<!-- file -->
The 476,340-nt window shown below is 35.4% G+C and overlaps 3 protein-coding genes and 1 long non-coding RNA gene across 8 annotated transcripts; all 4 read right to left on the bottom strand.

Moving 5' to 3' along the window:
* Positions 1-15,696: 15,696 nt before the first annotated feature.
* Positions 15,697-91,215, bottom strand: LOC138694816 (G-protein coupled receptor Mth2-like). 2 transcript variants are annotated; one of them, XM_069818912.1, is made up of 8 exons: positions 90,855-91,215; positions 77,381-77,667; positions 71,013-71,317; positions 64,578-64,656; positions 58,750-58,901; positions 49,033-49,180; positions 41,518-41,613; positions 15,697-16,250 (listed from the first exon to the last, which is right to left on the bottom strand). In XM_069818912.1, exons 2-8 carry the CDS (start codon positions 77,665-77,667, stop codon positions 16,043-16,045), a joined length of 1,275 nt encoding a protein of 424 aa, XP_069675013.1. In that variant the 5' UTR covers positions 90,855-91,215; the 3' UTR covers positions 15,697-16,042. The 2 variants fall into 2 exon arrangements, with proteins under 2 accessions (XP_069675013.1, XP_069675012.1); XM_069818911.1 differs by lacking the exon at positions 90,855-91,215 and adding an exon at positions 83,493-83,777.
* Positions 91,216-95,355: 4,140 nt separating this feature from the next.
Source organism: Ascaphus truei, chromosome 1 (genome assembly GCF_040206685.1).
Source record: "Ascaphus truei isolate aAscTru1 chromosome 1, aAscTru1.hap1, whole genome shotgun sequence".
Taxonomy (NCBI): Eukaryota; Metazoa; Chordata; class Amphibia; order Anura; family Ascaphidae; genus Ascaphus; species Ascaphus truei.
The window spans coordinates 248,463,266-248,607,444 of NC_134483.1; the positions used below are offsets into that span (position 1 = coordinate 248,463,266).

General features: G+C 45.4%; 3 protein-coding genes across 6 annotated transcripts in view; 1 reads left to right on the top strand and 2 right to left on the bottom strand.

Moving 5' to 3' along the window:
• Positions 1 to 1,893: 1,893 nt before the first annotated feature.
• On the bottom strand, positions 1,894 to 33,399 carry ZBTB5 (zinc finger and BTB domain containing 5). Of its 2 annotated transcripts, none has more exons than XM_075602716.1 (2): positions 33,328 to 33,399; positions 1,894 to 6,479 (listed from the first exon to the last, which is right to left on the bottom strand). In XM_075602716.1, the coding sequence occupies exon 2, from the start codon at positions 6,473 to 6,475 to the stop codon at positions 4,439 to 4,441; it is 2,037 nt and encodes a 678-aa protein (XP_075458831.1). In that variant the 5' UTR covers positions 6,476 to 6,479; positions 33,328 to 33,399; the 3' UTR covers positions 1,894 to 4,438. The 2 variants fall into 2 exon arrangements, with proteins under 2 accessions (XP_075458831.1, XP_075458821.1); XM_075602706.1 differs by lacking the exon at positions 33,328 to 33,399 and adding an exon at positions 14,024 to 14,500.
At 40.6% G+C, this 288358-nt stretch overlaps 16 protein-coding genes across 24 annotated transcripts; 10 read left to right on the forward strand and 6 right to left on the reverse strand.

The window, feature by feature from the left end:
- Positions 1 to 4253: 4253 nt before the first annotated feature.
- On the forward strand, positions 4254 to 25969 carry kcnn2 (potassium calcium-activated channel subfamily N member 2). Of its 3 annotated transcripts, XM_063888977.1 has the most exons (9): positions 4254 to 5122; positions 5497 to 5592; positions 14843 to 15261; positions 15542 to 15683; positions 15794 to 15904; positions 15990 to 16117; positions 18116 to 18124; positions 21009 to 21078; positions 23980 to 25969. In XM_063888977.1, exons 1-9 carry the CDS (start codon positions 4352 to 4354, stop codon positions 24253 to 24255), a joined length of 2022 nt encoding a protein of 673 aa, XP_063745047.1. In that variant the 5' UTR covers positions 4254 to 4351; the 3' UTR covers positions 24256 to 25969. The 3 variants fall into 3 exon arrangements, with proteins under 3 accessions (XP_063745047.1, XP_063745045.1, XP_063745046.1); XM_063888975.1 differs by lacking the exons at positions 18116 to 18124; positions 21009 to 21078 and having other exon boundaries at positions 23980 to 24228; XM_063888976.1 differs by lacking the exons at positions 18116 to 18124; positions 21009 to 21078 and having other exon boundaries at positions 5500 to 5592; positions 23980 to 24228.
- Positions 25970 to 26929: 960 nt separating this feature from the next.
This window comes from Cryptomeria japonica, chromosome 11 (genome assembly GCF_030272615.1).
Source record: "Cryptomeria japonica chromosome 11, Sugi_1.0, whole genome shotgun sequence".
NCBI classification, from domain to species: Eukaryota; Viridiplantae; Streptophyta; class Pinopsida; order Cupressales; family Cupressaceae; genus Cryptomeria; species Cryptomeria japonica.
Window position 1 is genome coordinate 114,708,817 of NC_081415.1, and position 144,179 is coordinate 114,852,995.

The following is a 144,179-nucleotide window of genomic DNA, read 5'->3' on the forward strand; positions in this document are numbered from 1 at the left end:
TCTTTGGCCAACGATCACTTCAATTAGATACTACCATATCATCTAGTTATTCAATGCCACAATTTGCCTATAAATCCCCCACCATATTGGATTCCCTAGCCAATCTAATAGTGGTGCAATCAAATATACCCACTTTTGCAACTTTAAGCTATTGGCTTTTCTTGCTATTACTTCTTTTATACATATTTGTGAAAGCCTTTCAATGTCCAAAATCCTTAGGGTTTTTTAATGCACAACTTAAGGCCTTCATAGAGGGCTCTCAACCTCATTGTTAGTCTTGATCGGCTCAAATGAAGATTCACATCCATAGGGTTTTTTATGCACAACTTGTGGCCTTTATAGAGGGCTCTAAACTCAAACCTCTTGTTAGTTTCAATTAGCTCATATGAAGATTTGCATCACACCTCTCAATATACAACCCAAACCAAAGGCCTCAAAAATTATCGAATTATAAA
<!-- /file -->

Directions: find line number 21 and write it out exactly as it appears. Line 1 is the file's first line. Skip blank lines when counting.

NCBI classification, from domain to species: Eukaryota; Viridiplantae; Streptophyta; class Pinopsida; order Cupressales; family Cupressaceae; genus Cryptomeria; species Cryptomeria japonica.